For the literary world, 2016 did not bring such shocking losses as those that hit music and other arts.
Certainly, a number of major writers died last year, among them Edward Albee, one of America's greatest playwrights; accomplished novelists Pat Conroy, Umberto Eco, Shirley Hazzard and William Trevor; and children's author Natalie Babbitt.
But those splendid writers were all in their 70s or older, and some were known to be in declining health, so their passing didn't surprise and dismay us in the way that, for example, the death of Prince did.
There are two writers, though, whose deaths this year resonated with me and with many other fans — one writer whose life ended on a sadly sour note, and one whose death seemed like he had written it himself.
When Harper Lee died in February at age 89, she was among the most read and beloved of American authors. Since its publication in 1960, her novel To Kill a Mockingbird had become a classic, selling more than 40 million copies and inspiring several generations of readers with its story of the light and dark sides of small-town Southern life.
It was her only book, and for decades Lee, who was a resolutely private person, said she wouldn't publish another. But in 2015, not long after the death of the older sister who had long been her attorney, a "new novel" by Lee was announced.
Published in July 2015, Go Set a Watchman turned out to be the first draft of a book that had been rejected by her publisher in 1957; Lee mined a small section of it to create Mockingbird a few years later. Watchman depicts Scout Finch, the child narrator of Mockingbird, as a young adult and her father, Atticus, as a stereotypical Southern racist.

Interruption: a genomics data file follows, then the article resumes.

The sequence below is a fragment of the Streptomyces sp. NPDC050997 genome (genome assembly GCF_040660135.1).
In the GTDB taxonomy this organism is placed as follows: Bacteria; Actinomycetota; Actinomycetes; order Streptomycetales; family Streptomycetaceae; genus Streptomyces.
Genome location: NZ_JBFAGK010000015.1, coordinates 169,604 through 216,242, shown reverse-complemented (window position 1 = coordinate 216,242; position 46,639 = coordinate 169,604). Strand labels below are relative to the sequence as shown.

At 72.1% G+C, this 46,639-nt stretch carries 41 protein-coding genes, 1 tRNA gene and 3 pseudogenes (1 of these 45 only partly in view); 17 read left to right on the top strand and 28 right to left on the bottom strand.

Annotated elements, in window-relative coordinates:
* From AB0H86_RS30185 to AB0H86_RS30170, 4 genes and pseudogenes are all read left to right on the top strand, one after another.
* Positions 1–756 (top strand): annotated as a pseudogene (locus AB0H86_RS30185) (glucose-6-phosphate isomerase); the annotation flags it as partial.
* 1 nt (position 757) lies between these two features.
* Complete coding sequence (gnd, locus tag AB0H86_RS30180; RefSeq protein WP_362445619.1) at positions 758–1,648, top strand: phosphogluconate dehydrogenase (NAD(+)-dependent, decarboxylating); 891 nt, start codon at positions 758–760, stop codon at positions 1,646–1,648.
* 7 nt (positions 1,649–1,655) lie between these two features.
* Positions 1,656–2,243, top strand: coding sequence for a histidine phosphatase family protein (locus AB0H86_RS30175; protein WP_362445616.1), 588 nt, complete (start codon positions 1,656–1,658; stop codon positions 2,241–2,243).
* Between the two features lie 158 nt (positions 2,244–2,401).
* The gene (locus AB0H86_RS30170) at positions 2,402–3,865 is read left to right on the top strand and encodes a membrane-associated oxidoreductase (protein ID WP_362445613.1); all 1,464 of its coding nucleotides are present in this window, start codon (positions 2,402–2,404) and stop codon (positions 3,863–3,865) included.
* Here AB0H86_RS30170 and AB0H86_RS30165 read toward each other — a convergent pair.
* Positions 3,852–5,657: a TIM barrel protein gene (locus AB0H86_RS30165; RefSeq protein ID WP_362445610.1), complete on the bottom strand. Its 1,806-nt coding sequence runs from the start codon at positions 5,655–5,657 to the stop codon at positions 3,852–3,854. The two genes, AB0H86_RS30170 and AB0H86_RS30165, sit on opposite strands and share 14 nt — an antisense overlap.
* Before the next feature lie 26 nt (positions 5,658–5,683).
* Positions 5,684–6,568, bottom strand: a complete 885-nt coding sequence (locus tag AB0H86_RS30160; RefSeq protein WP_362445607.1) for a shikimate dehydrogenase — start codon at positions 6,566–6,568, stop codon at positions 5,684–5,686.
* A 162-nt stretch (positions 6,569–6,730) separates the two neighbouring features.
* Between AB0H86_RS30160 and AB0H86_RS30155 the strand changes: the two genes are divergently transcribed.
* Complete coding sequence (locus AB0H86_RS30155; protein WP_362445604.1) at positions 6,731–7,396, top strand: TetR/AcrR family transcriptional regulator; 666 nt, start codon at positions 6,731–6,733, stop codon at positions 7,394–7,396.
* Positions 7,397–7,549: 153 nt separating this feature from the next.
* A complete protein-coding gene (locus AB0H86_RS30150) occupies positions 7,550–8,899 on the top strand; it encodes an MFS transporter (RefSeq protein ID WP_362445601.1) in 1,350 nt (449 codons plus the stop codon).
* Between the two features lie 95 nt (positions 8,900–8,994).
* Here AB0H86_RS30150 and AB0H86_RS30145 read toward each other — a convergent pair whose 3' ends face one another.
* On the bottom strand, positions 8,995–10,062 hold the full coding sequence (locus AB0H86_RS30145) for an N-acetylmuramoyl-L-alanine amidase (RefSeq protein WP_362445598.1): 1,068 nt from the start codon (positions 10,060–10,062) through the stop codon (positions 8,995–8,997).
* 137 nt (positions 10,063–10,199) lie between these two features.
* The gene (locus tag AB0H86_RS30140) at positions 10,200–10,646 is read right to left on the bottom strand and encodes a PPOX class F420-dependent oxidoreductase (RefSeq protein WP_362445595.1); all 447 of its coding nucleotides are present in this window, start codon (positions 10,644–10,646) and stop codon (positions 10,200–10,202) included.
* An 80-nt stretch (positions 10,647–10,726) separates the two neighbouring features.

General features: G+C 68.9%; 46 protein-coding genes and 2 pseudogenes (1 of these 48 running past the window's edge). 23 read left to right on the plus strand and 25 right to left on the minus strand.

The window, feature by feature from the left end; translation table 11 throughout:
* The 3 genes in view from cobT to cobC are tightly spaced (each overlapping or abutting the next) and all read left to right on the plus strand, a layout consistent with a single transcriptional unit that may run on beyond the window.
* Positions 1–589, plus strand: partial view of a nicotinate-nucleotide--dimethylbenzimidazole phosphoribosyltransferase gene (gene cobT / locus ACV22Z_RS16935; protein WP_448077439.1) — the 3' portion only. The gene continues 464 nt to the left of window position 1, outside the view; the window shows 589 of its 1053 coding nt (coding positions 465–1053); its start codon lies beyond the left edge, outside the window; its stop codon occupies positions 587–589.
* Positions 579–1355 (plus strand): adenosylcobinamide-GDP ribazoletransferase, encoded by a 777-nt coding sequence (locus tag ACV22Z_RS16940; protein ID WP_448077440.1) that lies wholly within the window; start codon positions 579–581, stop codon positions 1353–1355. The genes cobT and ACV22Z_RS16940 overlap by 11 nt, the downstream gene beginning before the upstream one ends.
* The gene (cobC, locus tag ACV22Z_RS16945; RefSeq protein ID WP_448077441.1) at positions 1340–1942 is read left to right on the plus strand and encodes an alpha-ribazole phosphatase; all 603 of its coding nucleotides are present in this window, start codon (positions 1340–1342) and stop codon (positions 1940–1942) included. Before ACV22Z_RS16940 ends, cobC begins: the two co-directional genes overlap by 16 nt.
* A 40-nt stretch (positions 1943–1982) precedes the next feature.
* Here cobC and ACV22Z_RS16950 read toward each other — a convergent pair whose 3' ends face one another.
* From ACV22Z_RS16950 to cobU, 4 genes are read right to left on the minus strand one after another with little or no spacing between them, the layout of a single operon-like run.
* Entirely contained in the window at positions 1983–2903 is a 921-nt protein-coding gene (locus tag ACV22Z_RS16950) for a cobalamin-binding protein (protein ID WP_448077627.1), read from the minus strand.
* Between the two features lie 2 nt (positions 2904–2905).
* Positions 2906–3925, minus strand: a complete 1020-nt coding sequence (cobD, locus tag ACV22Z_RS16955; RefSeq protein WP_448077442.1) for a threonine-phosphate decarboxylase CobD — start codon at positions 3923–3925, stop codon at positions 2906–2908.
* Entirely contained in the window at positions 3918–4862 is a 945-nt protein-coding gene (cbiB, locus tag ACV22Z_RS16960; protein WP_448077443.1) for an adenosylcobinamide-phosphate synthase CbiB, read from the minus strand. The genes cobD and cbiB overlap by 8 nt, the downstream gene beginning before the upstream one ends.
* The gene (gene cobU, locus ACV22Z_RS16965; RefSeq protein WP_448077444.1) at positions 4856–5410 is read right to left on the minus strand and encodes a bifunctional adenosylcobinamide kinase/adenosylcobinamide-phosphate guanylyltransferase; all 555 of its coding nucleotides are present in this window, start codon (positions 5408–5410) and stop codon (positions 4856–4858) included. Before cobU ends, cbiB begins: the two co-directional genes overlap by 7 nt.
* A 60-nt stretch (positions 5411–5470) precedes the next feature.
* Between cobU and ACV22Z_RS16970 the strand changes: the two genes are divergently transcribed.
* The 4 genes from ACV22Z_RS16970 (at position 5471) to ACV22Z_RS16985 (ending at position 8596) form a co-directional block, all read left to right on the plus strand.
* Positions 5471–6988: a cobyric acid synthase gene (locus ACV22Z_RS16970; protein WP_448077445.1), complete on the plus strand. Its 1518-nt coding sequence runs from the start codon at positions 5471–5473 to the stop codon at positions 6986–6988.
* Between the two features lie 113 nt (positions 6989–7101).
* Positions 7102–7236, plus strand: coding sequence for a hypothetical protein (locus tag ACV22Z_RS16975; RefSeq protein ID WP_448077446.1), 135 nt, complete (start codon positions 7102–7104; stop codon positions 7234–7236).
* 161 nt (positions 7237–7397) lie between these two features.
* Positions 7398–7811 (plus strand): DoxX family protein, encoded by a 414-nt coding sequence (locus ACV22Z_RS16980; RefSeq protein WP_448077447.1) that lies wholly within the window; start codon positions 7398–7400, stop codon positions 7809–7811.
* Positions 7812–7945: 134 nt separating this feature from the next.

Lee's new attorney, Tonja Carter, claimed to have found the manuscript in an undisclosed location and to have arranged its publication with Lee's consent. At that point, Lee had been living in a nursing home since a stroke in 2007 and was mostly blind and deaf, and her participation in the book's publication was widely questioned.
Watchmen became the bestselling book of 2015, selling 1.6 million copies despite lukewarm-to-negative reviews and expressions of distress from many readers for whom Atticus had been a heroic figure.
After Lee's death, Carter, the trustee of her estate (estimated at tens of millions of dollars; Lee never married and had no children), had Lee's will sealed.
It was a sad coda. Lee could have been a far richer woman but chose privacy and independence over financial gain. She deserved better than to have her final months tainted by the possibility of exploitation.
Another great American writer, Jim Harrison, died in March at age 78. As prolific as Lee was spare, Harrison wrote dozens of novels, novellas, nonfiction works and poetry collections and worked in Hollywood as a screenwriter and script doctor.
A charming raconteur and an avid gourmand, hunter and fisherman, Harrison wrote beautifully about the natural world and the human heart in such memorable books as Legends of the Fall, Dalva and Brown Dog.
In his 70s, he was turning out one or two books per year, their quality undiminished. His most recent novella collection, The Ancient Minstrel, was published on March 1. Harrison presents the title novella as a kind of memoir, writing that he had tried to write one once before when he thought he wouldn't live long.
"Time told another story and over fifteen years later I'm still not dead, a fine surprise for a poet who presumed he'd die young in a pile on the house floor," he wrote.
On March 25, at his home in the southern Arizona desert, just one of the landscapes he dearly loved, he was found dead — not young, but on the floor of his little adobe house — from heart failure. An unfinished poem was on his desk, his pen in his hand. Happy trails, Brown Dog.
Contact Colette Bancroft at firstname.lastname@example.org or (727) 893-8435. Follow @colettemb.